Machines Watching Television News: Cataloging Protest Coverage On The Evening News 2010-2019

Earlier this week we released a massive new dataset in which Google's Cloud Video API watched a decade of evening television news broadcasts on ABC, CBS and NBC in the Internet Archive's Television News Archive and cataloged minute-by-minute what they saw. This dataset can be used for incredible at-scale visual narrative explorations.

For example, how much combined airtime across ABC, CBS and NBC was devoted each evening over the past decade to protests? The Video API assigns a set of labels to each second of footage that catalog the core visual objects and activities it "sees" on the screen.

The timeline below shows the final result:

Visible in the spikes above are the Arab Spring, the October 2011 protests, March for Our Lives and myriad other global events.

The timeline below shows the same data using a 7-day rolling average to smooth it:

Here it can be seen that protests are almost cyclic in the news. With respect to the question of whether the world is experiencing greater mass mobilization in recent years compared with the past, the graph above does not appear to support this conclusion, showing slightly more protest coverage at the start of 2019, though decreasing in the latter half of 2019. Keep in mind that not all evening news programs air on weekends and some may feature hour-long editions at times in place of the typical 30-minute version, which is one of the reasons for normalizing as a percentage of airtime rather than reporting the raw number of airtime seconds.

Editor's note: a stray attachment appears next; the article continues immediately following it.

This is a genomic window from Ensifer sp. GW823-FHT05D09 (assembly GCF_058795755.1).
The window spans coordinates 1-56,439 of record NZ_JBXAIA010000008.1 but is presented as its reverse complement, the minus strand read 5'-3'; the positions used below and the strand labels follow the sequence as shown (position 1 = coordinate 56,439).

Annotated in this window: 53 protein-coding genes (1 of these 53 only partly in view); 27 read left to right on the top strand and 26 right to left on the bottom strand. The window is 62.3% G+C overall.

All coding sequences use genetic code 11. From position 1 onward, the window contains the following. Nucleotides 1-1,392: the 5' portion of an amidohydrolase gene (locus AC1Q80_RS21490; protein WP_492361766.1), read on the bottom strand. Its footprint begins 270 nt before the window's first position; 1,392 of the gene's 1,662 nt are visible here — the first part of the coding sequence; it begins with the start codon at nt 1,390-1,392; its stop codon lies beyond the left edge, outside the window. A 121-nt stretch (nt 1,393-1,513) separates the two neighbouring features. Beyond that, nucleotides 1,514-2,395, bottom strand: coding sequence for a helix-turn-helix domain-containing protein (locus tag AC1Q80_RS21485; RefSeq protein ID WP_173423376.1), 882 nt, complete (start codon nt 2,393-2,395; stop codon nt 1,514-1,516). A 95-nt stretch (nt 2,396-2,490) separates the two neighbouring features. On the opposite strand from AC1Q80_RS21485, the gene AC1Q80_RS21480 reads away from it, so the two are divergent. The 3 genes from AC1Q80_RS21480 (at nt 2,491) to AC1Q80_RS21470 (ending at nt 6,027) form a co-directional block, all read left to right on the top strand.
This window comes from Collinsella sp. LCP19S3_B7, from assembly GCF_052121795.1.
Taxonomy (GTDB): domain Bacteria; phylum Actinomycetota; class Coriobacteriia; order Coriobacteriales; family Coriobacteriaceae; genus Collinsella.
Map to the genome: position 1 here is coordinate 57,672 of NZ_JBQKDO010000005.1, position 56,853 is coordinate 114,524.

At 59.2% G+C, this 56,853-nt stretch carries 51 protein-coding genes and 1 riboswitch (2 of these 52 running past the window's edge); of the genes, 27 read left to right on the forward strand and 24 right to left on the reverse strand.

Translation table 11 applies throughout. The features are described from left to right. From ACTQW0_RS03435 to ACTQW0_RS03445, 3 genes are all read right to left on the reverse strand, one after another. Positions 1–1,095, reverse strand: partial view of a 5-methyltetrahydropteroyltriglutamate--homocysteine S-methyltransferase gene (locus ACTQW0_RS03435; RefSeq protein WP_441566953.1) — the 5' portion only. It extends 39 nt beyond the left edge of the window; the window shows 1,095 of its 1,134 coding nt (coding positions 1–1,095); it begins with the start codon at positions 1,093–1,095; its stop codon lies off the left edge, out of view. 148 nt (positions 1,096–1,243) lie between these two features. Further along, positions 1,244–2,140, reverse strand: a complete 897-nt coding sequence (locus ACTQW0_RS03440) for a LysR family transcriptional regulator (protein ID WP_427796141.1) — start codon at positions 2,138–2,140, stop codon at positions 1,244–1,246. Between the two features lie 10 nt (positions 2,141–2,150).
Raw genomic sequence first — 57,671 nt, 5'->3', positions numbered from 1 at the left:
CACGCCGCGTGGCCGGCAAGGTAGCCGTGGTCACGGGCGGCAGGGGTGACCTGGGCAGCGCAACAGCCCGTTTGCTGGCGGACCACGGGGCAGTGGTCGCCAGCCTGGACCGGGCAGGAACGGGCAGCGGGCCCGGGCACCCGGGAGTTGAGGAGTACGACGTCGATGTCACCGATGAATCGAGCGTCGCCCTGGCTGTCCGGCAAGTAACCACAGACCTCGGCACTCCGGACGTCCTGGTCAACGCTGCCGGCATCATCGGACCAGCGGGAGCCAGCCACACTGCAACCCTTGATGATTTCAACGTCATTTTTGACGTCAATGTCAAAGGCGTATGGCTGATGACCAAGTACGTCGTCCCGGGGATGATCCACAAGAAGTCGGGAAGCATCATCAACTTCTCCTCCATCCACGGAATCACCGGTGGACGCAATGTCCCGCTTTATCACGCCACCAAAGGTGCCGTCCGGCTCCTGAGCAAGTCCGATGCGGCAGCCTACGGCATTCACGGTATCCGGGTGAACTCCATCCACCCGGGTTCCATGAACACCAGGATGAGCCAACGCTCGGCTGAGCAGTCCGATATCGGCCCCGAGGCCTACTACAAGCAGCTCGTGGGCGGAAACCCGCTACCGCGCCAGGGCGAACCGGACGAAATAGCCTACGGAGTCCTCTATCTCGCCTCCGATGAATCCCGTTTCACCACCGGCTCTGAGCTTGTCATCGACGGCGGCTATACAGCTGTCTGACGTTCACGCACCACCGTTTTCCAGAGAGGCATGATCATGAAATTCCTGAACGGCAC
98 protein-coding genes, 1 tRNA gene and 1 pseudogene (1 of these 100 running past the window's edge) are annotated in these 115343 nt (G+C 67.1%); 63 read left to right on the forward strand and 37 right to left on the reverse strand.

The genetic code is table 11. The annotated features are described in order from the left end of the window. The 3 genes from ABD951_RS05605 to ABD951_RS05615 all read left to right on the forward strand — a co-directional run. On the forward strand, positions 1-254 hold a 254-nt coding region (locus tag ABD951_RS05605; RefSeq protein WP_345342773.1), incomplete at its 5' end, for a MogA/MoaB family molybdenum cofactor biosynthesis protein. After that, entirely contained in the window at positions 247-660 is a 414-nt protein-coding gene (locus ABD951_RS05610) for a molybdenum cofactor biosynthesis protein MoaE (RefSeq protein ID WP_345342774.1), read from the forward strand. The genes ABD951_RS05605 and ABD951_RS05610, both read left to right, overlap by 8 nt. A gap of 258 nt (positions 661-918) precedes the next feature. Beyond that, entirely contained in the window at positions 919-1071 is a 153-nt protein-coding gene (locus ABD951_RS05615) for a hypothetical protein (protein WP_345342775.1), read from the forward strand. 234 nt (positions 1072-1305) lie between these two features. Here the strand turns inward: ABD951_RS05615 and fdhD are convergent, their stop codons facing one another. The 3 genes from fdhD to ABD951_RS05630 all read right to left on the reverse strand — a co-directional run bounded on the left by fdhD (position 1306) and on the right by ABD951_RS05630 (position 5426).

Some of the minutes with the longest amount of protest coverage include:

The results above are 100% machine generated, so will likely feature some amount of error. Nonetheless, the ability to have machines watch a decade of evening news broadcasts and catalog all of the protest coverage they see represents an extraordinary shift in how we are able to understand the news.


Creating the timeline above required just a single SQL query in BigQuery, using a join to normalize the results:

select DAY, SUM(EntitySeconds) TotEntitySeconds, SUM(AllSeconds) TotAllSeconds, (SUM(EntitySeconds)/SUM(AllSeconds))*100 PercEntityAirtime from (
SELECT DATE(date, "America/Los_Angeles") DAY, sum(entity.numSeconds) EntitySeconds, 0 AllSeconds FROM `gdelt-bq.gdeltv2.vgeg_iatv`,UNNEST(entities) AS entity where'protest' group by DAY
SELECT DATE(date, "America/Los_Angeles") DAY, 0 EntitySeconds, count(1) * 60 AllSeconds FROM `gdelt-bq.gdeltv2.vgeg_iatv` group by DAY
) group by DAY order by DAY asc

To generate a ranked list of the clips with the longest protest coverage:

SELECT DATETIME(date, "America/Los_Angeles") date, iaShowId, iaClipUrl,entity.numSeconds airtime FROM `gdelt-bq.gdeltv2.vgeg_iatv`,UNNEST(entities) AS entity where'protest' order by entity.numSeconds desc

Hopefully this gives you some ideas of how to start exploring the visual landscape of television news!